An economy built on human lives

It is unacceptable that construction projects, which will translate into millions of euros’ worth of profit for developers, are still so neglectful of even the most basic norms of health and safety for the poorest and most vulnerable category of workers

Monday’s tragic death of a 26-year-old Libyan man, on a construction site in Sliema, seems to underscore a ghastly paradox about Malta’s drive for ‘excellence’ in all areas.

Footage of the incident shows how the man – who was wearing no harness, helmet or any form of safety gear – ended up dangling from a rope, seven stories above ground, after the wooden plank he was on gave way. He tried to climb back up but slipped, falling to his death.

From a media perspective, the fact that footage was available placed local news outlets in a dilemma. Publicising the video would inevitably be construed as insensitive towards the victim’s family and friends. Readers were understandably outraged by the decision – taken by this newspaper, among others – to upload the footage online.

It was, in fact, a difficult decision to take. But given the sheer frequency of similar incidents at workplaces in Malta, and also that the video graphically highlights numerous systemic flaws in this country’s approach to occupational health and safety, we felt it was necessary to bring home the unacceptable level of risk to life and limb in an industry which is powering Malta’s economic drive forward.

It is unacceptable that construction projects, which will translate into millions of euros’ worth of profit for developers, are still so neglectful of even the most basic norms of health and safety for the poorest and most vulnerable category of workers. By extension, it is unconscionable that a country which sets so much store on ‘progress’ – a word which is only ever used in reference to economic advances – continues to turn a blind eye to life-threatening issues such as safety at the place of work.

Over the years, MaltaToday has published countless editorials on this issue: stressing the need for more vigilance, a more robust Occupational Health and Safety Authority, and clearer legislation when it comes to responsibility and accountability in such matters. And yet, the OHS sector remains woefully primitive and under-developed to this day. The result is that we have a five-star economy, built on the foundations of a zero-star safety infrastructure. This latest, utterly avoidable tragedy must be seen for what it is: a shocking indictment of a ghastly situation that has gone on far too long, and has already cost far too many lives.

MaltaToday decided to publish the footage in the hope that it would shock people, the construction sector and the authorities into action. It was a decision taken against the backdrop of decades of warnings and appeals that have constantly fallen on deaf ears.

These warnings have not come only from the press. In response to this latest fatality, the General Workers’ Union likewise decried the non-existent safety-levels at Malta’s workplaces.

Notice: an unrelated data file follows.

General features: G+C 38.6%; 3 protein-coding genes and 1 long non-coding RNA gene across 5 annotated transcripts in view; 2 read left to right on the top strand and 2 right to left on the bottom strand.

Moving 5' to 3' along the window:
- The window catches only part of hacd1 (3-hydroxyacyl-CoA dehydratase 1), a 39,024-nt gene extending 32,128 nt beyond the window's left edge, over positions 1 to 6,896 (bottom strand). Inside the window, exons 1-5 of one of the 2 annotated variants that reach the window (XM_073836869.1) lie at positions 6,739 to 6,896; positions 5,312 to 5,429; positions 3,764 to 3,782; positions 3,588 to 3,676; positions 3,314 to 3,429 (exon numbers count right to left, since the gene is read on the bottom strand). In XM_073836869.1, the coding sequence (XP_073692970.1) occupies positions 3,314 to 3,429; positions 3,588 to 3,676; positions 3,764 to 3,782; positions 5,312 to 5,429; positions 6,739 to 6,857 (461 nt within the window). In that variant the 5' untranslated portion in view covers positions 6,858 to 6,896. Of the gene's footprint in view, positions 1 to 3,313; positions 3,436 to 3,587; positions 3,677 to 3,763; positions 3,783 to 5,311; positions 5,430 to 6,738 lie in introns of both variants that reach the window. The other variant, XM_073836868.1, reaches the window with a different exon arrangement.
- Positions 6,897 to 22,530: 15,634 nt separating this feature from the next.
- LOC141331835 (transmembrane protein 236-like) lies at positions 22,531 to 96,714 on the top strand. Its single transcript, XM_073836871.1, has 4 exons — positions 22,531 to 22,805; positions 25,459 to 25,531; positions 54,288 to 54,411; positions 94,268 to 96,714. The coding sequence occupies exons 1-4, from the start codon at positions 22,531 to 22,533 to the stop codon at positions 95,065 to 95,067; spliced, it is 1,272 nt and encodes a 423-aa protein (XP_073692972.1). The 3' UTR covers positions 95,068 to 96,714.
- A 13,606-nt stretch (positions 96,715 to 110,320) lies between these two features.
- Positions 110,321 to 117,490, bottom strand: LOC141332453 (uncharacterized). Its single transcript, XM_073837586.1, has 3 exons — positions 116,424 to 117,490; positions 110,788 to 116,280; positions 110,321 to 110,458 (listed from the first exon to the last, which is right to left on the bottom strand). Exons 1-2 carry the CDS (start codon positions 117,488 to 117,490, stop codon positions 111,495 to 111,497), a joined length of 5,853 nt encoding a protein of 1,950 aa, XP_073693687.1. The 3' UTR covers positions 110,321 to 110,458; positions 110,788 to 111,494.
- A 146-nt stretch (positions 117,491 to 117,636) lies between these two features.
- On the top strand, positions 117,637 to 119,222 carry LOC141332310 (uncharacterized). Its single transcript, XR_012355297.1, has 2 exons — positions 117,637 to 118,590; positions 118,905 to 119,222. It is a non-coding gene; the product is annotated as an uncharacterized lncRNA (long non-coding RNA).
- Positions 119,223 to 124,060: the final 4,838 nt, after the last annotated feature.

“The footage that was published shows the irresponsibility of the employer who did not ensure the workers had protective clothing and safety harnesses,” the union said. “This is why it is necessary for the Occupational Health and Safety Authority to be given all tools to ensure that rules are observed by employers and workers. […] Our country can never accept in this day and age that construction workers are still working without the necessary equipment and protection.”

As with newspaper editorials, the GWU’s appeal was a repetition of countless other ignored entreaties in the past. Despite the growing pressure for development – resulting in more and larger-scale development projects, now extending also to high-rise constructions – the Occupational Health and Safety Authority still evidently struggles to fulfil its remit.

In September 2016, the National Audit Office had expressed reservations on the OHSA’s practice of not carrying out exhaustive inspection visits on construction sites.

This concern was further compounded by the fact that there is no rigid and comprehensive system to assess the competence of project supervisors assigned to make sure health and safety rules are observed. The NAO’s statistical analysis tested the number of hours worked, weather variables and age of workers, to study the effects they had on the risk of an occupational accident within the construction industry.

The results concluded that ‘slack regulation’ and ‘a cultural disregard to occupational health and safety’ accounted for a staggering 68.5% of workplace accidents. Unsurprisingly, the report identified workers engaged in the local construction industry as the most at risk of suffering occupational accidents when compared to others working in other industrial sectors.

The NAO also acknowledged external factors, including legal constraints and the considerable presence of irregular workers within this industry, that were creating a regulatory conundrum which is not easily overcome. The construction sector still seems to rely on a disproportionately high proportion of unregistered, ‘clandestine’ workers – overwhelmingly foreigners from impoverished countries/backgrounds – in a clear bid to (illegally) cut costs.

That the same industry would also expose these already-exploited people to such harrowing risks is clearly unacceptable. Our failure to rein in this sector is therefore also an example of ‘impunity’: it is not just the construction lobby, but the country as a whole that – culturally – still attaches a higher price-tag to profits, than to human life.

Faced with this latest fatality, we must make the effort to subvert those flawed priorities once and for all.

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